Building Adaptation Strategies to Moisture Deficit on Farmer's Experience: Lessons from Rural Communities of Kobo District, Northeastern Ethiopia

Asnake Adane


The  study endeavors to explore the response of farmers to subsequent soil moisture stress on cultivated fields in Northeastern highlands of Ethiopia in general and Kobo wereda in particular. A microcosm of drought prone areas, Kobo wereda of North Wollo Zone, was selected for the study. The socio-economic as well as the biophysical data that have relevance to the study were collected and both the local adaptive mechanisms and the external interventions were explored using questionnaire surveys, focus group discussions, key informant interview and field observations. For purpose of household survey, 180 households were taken from the selected Kebeles. Seen in this way, the study divulges into the  pool of local  adaptive practices, backed up   by ‘megabytes’ of information, are /were practiced by farmers of the study Kebeles. These are agronomic, physical and biological measures. The measures are well adapted to local conditions and widely practiced by farmers. These on-farm adaptive mechanisms such as traditional ditches (feses), adjusting cropping calendar (early sowing, late sowing and response farming), weed heaping have been practiced and/or managed by the household. Other indigenous   practices such as traditional waterways, traditional cutoff drain, flood diversion and others are also important adaptive mechanisms.From the study it has also been unpacked that farmers’ decision to invest on adaptive activities and their choice of measures are challenged by several factors. Finally, the way forward of the study is that further studies should focus on adaptive mechanisms in the study area.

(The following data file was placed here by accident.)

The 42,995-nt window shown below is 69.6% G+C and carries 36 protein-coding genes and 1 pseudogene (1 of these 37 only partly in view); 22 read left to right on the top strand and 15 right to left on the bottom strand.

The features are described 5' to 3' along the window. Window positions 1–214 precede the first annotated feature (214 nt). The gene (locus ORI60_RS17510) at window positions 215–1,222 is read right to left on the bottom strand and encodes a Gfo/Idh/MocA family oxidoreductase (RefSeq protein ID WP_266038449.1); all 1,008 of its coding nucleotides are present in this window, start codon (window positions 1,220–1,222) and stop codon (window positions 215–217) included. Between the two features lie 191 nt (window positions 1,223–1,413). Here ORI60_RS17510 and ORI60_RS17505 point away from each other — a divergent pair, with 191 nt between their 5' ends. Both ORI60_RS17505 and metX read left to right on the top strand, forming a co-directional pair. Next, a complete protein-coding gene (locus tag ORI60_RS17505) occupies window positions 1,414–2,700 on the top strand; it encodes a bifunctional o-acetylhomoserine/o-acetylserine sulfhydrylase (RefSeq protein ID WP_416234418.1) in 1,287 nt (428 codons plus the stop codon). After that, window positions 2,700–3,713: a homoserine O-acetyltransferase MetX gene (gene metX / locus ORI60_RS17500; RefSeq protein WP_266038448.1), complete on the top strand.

Keywords: Local Adaptive mechanisms, Soil Moisture Stress, Kobo Wereda.

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ISSN (Paper)2224-3216 ISSN (Online)2225-0948

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